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Cardio-Oncology: The Role of Echocardiography in Cancer Patients

Written By

Theodoros Ntoskas

Submitted: 21 November 2019 Reviewed: 01 June 2020 Published: 25 June 2020

DOI: 10.5772/intechopen.93085

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Cardio-oncology is a rapidly emerging medical field that focusses on the improvement of the quality of life of cancer patients by preventing and treating the adverse cardiovascular complications of cancer therapy. Early recognition of cancer therapy-related cardiac dysfunction (CTRCD) provides an opportunity to mitigate cardiac injury and risk of developing late cardiac events. Cardiac imaging, and in particular, transthoracic echocardiography, plays an essential role in the baseline assessment, the detection and the surveillance of CRTCD in patients during and after the cancer therapy. Although the frequency of screening for the cardiotoxicity in patients undergoing active treatments and cancer survivors remains a topic of debate and ongoing research, echocardiography continues to be the leader for continuous monitoring by imaging due to the wide availability, lack of exposure to radiation, ability to recognise the effects on cardiac function and assess haemodynamics and other cardiac structures. The cardiac imaging applied to cardio-oncology includes standard and advanced (speckle tracking and three-dimensional (3D)) echocardiography.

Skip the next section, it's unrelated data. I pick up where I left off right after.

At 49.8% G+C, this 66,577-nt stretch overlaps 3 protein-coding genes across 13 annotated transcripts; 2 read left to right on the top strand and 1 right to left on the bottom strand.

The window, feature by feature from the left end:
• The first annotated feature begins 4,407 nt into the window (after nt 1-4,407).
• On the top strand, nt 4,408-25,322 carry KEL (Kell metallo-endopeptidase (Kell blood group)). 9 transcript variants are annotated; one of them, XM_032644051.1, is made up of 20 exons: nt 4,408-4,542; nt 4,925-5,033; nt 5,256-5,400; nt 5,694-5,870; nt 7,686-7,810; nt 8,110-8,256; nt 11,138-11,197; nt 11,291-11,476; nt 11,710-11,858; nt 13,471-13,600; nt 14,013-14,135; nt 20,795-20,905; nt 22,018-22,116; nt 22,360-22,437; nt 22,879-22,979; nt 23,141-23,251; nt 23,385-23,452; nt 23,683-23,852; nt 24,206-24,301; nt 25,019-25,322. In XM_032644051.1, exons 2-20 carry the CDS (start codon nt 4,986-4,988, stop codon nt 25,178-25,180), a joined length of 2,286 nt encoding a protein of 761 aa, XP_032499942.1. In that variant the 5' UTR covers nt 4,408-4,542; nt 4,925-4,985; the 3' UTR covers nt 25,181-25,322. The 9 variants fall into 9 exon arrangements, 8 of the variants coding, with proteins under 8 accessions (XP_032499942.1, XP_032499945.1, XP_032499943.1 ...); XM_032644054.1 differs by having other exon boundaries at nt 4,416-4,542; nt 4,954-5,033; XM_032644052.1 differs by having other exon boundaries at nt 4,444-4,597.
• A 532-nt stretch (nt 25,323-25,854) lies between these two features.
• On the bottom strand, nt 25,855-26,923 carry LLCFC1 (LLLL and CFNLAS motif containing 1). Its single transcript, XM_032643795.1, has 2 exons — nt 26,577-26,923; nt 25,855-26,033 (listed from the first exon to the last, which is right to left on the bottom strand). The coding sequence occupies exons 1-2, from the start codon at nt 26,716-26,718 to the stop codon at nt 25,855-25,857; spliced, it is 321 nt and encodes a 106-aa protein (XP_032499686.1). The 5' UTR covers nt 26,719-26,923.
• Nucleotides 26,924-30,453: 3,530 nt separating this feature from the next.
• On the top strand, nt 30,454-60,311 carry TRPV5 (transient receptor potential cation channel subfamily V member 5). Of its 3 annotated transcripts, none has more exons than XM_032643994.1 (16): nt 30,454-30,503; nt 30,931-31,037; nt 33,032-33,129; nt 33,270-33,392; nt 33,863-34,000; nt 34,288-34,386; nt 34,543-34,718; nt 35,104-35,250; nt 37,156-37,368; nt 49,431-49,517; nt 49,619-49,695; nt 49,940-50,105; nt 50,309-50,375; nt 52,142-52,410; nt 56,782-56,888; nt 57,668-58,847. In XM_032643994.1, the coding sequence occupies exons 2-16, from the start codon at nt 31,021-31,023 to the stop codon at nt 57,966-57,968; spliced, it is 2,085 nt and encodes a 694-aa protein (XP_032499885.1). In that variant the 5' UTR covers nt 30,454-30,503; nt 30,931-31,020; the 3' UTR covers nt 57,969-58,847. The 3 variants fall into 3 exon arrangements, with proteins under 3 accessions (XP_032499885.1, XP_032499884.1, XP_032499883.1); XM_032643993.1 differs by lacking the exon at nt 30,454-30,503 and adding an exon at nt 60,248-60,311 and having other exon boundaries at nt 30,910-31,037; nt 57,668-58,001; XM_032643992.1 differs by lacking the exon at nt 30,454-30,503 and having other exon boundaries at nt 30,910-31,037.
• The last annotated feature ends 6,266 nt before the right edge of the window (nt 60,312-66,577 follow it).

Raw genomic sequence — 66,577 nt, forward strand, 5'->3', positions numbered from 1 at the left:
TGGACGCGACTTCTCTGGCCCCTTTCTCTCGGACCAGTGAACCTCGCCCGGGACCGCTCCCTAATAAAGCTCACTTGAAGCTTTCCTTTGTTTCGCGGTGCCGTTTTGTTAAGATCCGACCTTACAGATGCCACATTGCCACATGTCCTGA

• cardio-oncology
  • echocardiography
  • cancer
  • cardiotoxicity
  • heart failure
  • global longitudinal strain